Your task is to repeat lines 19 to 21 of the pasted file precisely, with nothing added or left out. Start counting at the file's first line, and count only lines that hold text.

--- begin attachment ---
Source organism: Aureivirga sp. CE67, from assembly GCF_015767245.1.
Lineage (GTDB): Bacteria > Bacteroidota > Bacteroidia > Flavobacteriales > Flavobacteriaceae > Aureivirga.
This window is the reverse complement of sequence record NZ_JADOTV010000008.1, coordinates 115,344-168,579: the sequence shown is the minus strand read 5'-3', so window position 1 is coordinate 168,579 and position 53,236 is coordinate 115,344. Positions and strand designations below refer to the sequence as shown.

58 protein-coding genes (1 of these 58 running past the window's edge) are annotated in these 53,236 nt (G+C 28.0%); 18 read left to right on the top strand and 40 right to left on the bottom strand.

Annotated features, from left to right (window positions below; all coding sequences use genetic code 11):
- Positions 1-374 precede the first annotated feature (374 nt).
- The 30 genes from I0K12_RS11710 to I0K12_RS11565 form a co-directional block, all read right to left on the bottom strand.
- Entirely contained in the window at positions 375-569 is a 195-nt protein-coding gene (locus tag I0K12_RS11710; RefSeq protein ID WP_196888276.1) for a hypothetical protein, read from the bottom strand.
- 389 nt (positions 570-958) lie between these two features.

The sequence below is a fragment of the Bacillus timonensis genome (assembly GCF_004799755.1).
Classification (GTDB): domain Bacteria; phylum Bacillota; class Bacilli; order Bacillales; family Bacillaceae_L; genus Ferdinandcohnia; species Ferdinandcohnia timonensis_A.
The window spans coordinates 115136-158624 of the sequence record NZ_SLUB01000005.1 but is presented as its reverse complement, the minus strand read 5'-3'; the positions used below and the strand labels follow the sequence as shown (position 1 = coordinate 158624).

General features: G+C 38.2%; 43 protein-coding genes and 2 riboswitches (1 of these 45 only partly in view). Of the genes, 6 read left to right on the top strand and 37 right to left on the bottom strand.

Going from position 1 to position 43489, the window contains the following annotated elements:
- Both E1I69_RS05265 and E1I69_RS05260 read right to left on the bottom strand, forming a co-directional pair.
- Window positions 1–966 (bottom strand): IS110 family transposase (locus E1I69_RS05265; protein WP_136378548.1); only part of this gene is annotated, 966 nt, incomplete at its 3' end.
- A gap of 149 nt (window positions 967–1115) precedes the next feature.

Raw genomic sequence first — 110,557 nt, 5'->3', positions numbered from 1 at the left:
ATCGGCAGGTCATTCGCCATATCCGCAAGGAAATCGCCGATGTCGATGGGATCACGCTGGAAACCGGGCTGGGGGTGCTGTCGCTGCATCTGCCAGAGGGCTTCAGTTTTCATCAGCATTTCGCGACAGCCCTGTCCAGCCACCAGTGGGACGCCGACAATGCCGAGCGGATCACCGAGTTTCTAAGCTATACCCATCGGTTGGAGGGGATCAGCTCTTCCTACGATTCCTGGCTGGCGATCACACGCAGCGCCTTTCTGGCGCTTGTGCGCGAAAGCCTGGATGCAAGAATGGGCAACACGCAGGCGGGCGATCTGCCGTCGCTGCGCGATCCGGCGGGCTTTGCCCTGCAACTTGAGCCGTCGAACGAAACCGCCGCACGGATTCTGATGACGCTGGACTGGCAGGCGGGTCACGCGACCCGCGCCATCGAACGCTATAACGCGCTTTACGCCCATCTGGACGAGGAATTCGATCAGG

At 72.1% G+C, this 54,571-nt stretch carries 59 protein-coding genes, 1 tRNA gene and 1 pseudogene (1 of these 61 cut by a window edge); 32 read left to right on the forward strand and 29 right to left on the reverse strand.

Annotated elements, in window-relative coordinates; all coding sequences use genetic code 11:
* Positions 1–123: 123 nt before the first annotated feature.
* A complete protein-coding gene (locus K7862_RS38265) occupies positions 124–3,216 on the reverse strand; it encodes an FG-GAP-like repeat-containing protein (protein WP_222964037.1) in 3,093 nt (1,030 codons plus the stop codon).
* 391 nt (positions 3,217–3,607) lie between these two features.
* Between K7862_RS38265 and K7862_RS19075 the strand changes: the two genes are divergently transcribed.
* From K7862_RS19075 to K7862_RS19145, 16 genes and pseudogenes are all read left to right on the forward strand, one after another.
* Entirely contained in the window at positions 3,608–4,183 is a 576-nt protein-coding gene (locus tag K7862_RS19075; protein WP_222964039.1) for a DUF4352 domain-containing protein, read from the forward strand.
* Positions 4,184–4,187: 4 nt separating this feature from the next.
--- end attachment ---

ATCGGCAGGTCATTCGCCATATCCGCAAGGAAATCGCCGATGTCGATGGGATCACGCTGGAAACCGGGCTGGGGGTGCTGTCGCTGCATCTGCCAGAGGGCTTCAGTTTTCATCAGCATTTCGCGACAGCCCTGTCCAGCCACCAGTGGGACGCCGACAATGCCGAGCGGATCACCGAGTTTCTAAGCTATACCCATCGGTTGGAGGGGATCAGCTCTTCCTACGATTCCTGGCTGGCGATCACACGCAGCGCCTTTCTGGCGCTTGTGCGCGAAAGCCTGGATGCAAGAATGGGCAACACGCAGGCGGGCGATCTGCCGTCGCTGCGCGATCCGGCGGGCTTTGCCCTGCAACTTGAGCCGTCGAACGAAACCGCCGCACGGATTCTGATGACGCTGGACTGGCAGGCGGGTCACGCGACCCGCGCCATCGAACGCTATAACGCGCTTTACGCCCATCTGGACGAGGAATTCGATCAGG

At 72.1% G+C, this 54,571-nt stretch carries 59 protein-coding genes, 1 tRNA gene and 1 pseudogene (1 of these 61 cut by a window edge); 32 read left to right on the forward strand and 29 right to left on the reverse strand.

Annotated elements, in window-relative coordinates; all coding sequences use genetic code 11: